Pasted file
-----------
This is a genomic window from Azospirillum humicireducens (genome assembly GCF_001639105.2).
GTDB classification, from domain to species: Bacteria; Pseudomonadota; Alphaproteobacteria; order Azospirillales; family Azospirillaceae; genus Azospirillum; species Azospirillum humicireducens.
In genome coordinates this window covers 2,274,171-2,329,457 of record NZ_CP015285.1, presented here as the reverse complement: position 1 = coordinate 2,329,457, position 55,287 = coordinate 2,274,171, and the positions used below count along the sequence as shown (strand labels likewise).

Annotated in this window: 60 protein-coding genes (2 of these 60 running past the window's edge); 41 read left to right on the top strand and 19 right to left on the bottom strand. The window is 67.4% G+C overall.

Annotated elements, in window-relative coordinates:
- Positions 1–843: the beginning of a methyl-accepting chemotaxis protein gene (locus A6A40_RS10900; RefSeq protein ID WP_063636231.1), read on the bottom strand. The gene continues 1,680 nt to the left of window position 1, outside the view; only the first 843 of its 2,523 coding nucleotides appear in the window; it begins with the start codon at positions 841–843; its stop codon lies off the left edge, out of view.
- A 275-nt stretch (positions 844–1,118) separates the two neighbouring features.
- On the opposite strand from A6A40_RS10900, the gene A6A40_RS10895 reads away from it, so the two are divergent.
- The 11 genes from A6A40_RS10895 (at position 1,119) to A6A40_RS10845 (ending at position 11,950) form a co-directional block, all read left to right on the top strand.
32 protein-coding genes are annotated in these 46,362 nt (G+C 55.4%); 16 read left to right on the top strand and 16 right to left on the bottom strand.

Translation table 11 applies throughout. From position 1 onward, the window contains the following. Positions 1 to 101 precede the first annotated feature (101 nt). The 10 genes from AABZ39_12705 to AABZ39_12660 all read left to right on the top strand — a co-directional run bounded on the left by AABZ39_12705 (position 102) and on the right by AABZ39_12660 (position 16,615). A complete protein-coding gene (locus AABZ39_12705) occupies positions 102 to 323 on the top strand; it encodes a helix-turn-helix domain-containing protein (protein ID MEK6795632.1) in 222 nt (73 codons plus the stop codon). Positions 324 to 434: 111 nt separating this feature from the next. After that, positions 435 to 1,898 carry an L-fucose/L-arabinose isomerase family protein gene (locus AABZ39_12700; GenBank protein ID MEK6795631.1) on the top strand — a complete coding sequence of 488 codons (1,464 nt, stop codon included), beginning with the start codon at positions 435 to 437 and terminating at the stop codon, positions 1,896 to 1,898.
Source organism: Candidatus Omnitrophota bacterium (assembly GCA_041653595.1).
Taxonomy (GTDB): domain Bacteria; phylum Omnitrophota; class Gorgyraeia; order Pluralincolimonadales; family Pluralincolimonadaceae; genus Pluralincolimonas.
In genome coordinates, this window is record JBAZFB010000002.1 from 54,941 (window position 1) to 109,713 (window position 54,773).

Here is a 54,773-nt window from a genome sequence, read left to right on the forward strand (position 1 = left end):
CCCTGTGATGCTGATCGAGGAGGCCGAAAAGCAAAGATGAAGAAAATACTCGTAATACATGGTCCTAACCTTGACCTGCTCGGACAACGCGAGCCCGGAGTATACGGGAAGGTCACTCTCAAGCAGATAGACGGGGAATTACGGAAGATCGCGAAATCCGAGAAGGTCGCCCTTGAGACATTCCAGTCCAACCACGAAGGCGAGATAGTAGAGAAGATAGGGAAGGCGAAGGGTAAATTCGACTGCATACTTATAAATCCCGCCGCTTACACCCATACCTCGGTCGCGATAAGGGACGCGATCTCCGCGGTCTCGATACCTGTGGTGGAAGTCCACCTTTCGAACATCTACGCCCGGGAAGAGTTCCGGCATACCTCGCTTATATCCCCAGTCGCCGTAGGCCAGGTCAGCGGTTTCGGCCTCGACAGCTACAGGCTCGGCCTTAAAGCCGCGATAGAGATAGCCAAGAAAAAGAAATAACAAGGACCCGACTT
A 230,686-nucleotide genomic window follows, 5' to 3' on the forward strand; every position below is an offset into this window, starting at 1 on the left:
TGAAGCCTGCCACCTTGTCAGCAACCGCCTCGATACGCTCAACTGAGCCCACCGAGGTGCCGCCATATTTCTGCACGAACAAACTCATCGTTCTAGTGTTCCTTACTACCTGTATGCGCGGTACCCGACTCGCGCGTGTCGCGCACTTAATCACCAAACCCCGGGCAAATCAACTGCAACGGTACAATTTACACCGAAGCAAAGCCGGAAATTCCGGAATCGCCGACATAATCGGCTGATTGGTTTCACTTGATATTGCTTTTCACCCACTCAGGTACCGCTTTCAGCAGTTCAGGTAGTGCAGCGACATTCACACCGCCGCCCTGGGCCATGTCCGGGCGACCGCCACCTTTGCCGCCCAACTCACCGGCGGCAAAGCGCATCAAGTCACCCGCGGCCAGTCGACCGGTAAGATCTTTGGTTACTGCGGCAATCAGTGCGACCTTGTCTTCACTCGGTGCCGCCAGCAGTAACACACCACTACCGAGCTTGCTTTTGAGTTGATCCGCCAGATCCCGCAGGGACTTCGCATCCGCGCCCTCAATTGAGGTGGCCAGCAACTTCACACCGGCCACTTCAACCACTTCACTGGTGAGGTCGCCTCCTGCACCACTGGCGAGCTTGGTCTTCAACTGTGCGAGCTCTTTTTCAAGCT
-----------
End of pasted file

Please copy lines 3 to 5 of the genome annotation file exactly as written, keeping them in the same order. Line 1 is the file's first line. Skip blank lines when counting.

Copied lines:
In genome coordinates this window covers 2,274,171-2,329,457 of record NZ_CP015285.1, presented here as the reverse complement: position 1 = coordinate 2,329,457, position 55,287 = coordinate 2,274,171, and the positions used below count along the sequence as shown (strand labels likewise).

Annotated in this window: 60 protein-coding genes (2 of these 60 running past the window's edge); 41 read left to right on the top strand and 19 right to left on the bottom strand. The window is 67.4% G+C overall.

Annotated elements, in window-relative coordinates: